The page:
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Medical research in limbo as US threatens cuts over Sh300m lost at Kemri

By Dalton Nyabundi and Eric Abuga | Apr 25th 2018 | 2 min read

The US government has threatened further budget cuts to Kenya’s largest medical research agency over what it terms lack of financial accountability.

On Monday, US Ambassador Robert Godec told The Standard several Kenya Medical Research Institute (Kemri) programmes had failed to account for up to Sh300 million advanced to them for research.

Mr Godec, however, did not reveal the amount of money the US government intends to slash from Kemri.

Zero tolerance

“We have zero tolerance for mismanagement of the financial support we give to various agencies. If things do not change, there will be bigger consequences; we will cut back on funding to more programmes until what we have given is accounted for,” he said.

In 2015, the US government froze direct funding to Kemri and put it under investigation after a budget of more than Sh7.2 billion was depleted prematurely, threatening key research projects and putting more than 1,000 employees at risk of losing their jobs.

Godec said the US wants the misappropriated funds returned before considerations can be made on whether to continue direct support to the agency or fund various programmes individually.

The US Centre for Disease Control, which supports Kemri’s projects, he said, “will continue to support very specific projects.”

Should the US government make good on its threat to cut funding, one of the projects that will be affected is the multi-billion-shilling health research project in Kisumu County.

Critical review of the fiscal management by the Auditor General and Atlanta-based firm in 2015 unearthed actions which could have led to loss or misappropriation of up to Sh7.2 billion.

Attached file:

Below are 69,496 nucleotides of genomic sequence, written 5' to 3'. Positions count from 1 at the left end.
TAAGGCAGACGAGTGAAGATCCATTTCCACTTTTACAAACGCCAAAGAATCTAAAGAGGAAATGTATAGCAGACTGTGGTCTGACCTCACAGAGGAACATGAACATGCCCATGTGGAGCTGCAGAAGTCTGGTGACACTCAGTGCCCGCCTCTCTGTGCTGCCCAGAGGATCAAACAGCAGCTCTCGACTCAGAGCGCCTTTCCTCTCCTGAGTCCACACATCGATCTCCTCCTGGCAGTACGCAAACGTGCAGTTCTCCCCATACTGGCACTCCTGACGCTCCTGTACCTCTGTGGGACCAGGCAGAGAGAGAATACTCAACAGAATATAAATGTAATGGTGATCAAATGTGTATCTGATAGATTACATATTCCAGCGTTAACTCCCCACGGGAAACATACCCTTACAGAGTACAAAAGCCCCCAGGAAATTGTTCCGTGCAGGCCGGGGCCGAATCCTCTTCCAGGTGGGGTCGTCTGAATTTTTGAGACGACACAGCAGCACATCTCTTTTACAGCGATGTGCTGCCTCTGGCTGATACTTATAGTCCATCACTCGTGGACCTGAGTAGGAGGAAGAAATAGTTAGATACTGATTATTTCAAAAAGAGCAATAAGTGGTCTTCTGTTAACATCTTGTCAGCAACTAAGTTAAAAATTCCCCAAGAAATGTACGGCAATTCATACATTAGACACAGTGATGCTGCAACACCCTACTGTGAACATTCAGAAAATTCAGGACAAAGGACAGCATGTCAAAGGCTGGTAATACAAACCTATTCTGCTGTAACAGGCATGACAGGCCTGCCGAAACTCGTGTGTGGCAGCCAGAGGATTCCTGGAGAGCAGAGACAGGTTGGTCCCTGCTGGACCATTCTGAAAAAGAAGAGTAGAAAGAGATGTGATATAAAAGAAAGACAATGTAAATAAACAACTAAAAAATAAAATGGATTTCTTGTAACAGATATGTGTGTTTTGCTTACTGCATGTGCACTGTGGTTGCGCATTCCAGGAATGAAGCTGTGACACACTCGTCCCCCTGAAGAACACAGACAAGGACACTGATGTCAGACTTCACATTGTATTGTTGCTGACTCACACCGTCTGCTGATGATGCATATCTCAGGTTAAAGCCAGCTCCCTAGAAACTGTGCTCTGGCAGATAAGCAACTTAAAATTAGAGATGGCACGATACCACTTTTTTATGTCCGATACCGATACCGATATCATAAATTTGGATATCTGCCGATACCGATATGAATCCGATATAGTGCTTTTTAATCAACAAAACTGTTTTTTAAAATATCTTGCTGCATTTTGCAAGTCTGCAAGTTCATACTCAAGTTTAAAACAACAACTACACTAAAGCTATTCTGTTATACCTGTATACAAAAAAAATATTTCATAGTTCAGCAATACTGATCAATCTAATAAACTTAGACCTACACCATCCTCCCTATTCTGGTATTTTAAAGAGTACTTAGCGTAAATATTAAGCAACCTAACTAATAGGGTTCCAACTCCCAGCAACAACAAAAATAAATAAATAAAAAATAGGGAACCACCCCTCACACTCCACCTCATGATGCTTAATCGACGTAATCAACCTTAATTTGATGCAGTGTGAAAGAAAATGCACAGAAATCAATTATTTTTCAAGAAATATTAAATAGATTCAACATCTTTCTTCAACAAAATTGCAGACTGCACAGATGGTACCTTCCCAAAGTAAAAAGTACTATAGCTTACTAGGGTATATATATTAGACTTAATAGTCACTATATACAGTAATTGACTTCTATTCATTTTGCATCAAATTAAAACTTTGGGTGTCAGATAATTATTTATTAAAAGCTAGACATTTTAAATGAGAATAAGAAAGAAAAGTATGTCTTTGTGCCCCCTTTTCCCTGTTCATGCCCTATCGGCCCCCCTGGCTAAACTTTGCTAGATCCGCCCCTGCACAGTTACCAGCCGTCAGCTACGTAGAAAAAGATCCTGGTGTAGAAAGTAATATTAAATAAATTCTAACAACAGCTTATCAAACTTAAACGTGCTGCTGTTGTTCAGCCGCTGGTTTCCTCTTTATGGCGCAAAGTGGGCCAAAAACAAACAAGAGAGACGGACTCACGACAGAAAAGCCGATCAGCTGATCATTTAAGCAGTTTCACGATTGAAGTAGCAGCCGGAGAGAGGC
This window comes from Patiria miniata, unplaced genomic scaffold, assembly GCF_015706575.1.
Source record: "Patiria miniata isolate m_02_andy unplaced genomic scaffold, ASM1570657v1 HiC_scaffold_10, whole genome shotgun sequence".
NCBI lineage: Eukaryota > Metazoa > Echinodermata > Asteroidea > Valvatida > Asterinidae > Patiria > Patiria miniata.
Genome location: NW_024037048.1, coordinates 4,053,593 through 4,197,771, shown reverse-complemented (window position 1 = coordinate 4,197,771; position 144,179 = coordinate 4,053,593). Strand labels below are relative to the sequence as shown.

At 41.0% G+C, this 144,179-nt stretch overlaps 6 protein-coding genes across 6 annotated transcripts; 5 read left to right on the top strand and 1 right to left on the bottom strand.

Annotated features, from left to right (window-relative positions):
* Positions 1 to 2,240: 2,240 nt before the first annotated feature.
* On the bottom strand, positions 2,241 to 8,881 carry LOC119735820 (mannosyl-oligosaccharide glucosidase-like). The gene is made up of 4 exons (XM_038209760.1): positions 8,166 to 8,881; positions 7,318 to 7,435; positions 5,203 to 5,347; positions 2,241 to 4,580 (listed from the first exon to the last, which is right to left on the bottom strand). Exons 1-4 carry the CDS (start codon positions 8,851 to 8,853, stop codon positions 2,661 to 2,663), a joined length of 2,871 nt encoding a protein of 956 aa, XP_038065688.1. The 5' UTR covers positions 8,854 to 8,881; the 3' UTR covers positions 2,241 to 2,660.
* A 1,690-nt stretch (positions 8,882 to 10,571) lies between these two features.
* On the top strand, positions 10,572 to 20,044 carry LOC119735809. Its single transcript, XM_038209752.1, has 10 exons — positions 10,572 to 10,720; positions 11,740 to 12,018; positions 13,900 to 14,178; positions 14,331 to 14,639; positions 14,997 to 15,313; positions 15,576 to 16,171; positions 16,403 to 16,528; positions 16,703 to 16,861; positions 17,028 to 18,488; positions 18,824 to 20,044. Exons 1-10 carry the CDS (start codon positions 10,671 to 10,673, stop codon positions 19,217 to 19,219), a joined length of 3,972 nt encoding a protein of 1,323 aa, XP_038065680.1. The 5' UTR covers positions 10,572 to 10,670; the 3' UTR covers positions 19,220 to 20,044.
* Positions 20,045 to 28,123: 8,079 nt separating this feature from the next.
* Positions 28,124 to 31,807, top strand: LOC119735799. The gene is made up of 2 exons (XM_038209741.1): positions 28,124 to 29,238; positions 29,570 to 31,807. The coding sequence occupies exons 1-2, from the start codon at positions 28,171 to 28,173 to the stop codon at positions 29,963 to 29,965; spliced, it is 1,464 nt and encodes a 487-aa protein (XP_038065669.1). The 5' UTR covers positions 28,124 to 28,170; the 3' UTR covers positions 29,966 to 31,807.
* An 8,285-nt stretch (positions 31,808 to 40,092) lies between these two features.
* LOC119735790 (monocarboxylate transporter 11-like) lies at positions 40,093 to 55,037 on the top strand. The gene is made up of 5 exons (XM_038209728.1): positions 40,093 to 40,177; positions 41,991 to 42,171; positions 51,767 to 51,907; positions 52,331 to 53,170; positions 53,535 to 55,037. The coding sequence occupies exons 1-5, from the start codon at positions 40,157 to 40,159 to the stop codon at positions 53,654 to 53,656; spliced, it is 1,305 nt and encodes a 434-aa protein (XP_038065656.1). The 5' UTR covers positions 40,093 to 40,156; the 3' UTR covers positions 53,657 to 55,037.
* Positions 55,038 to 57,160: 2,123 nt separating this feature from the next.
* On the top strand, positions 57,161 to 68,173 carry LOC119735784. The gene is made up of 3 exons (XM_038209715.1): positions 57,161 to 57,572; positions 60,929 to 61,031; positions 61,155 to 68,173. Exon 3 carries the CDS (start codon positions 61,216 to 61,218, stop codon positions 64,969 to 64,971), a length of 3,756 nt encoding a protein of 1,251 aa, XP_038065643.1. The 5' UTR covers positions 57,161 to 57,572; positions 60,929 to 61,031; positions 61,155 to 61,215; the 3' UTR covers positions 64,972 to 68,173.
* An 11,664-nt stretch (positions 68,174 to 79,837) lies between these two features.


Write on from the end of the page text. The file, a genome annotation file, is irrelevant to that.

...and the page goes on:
In February 2016, Kemri’s board of management suspended chief executive Solomon Mpoke, finance and administration manager Linah Boit and human resources assistant director Anne Wang’ombe over allegations of setting up a parallel non-governmental organisation, which competed with the institute for donor funds.

Kemri and CDC have worked together on ground-breaking research that proved vital in policies on control of communicable diseases in the country and across the world for the last 36 years.

40 programmes

In a previous interview, CDC Country Director Kevin De Cock said they valued the collaboration with Kemri but financial management was a cause for concern.

The America-based research organistion funds more than 40 programmes, including research on malaria, HIV and tuberculosis in Kisumu.

The ambassador further said the budget cut would remain in effect until solid measures were in put in place to curb corruption.

“Our stand on corruption is very clear. That is why we have not restored 100 per cent of the support of the health assistance, especially technical support that goes directly to the Ministry of Health,” he said.

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